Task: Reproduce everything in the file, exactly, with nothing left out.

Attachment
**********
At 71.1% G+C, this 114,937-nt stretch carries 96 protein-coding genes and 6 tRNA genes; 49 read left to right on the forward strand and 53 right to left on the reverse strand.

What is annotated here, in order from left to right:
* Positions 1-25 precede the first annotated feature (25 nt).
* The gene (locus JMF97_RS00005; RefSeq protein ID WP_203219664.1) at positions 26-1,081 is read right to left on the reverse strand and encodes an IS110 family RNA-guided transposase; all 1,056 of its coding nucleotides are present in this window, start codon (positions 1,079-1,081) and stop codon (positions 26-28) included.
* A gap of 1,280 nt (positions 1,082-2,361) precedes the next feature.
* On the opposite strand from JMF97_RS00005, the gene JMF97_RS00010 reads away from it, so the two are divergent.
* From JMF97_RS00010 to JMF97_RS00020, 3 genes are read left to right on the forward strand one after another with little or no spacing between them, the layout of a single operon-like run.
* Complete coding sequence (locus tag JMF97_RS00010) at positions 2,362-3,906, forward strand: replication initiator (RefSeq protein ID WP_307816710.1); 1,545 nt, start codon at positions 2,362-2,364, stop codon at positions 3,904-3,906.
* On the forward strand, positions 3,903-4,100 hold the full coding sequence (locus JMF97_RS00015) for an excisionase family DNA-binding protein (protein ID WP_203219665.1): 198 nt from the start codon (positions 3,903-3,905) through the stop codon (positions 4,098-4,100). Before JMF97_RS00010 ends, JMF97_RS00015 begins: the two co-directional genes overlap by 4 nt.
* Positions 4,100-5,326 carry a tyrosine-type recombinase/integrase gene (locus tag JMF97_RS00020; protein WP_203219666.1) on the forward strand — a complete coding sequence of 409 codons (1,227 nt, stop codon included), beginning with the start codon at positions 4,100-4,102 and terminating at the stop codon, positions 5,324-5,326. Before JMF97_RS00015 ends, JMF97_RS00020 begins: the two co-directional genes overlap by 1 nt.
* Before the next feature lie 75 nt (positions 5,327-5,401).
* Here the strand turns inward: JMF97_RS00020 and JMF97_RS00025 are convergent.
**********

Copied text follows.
At 71.1% G+C, this 114,937-nt stretch carries 96 protein-coding genes and 6 tRNA genes; 49 read left to right on the forward strand and 53 right to left on the reverse strand.

What is annotated here, in order from left to right:
* Positions 1-25 precede the first annotated feature (25 nt).
* The gene (locus JMF97_RS00005; RefSeq protein ID WP_203219664.1) at positions 26-1,081 is read right to left on the reverse strand and encodes an IS110 family RNA-guided transposase; all 1,056 of its coding nucleotides are present in this window, start codon (positions 1,079-1,081) and stop codon (positions 26-28) included.
* A gap of 1,280 nt (positions 1,082-2,361) precedes the next feature.
* On the opposite strand from JMF97_RS00005, the gene JMF97_RS00010 reads away from it, so the two are divergent.
* From JMF97_RS00010 to JMF97_RS00020, 3 genes are read left to right on the forward strand one after another with little or no spacing between them, the layout of a single operon-like run.
* Complete coding sequence (locus tag JMF97_RS00010) at positions 2,362-3,906, forward strand: replication initiator (RefSeq protein ID WP_307816710.1); 1,545 nt, start codon at positions 2,362-2,364, stop codon at positions 3,904-3,906.
* On the forward strand, positions 3,903-4,100 hold the full coding sequence (locus JMF97_RS00015) for an excisionase family DNA-binding protein (protein ID WP_203219665.1): 198 nt from the start codon (positions 3,903-3,905) through the stop codon (positions 4,098-4,100). Before JMF97_RS00010 ends, JMF97_RS00015 begins: the two co-directional genes overlap by 4 nt.
* Positions 4,100-5,326 carry a tyrosine-type recombinase/integrase gene (locus tag JMF97_RS00020; protein WP_203219666.1) on the forward strand — a complete coding sequence of 409 codons (1,227 nt, stop codon included), beginning with the start codon at positions 4,100-4,102 and terminating at the stop codon, positions 5,324-5,326. Before JMF97_RS00015 ends, JMF97_RS00020 begins: the two co-directional genes overlap by 1 nt.
* Before the next feature lie 75 nt (positions 5,327-5,401).
* Here the strand turns inward: JMF97_RS00020 and JMF97_RS00025 are convergent.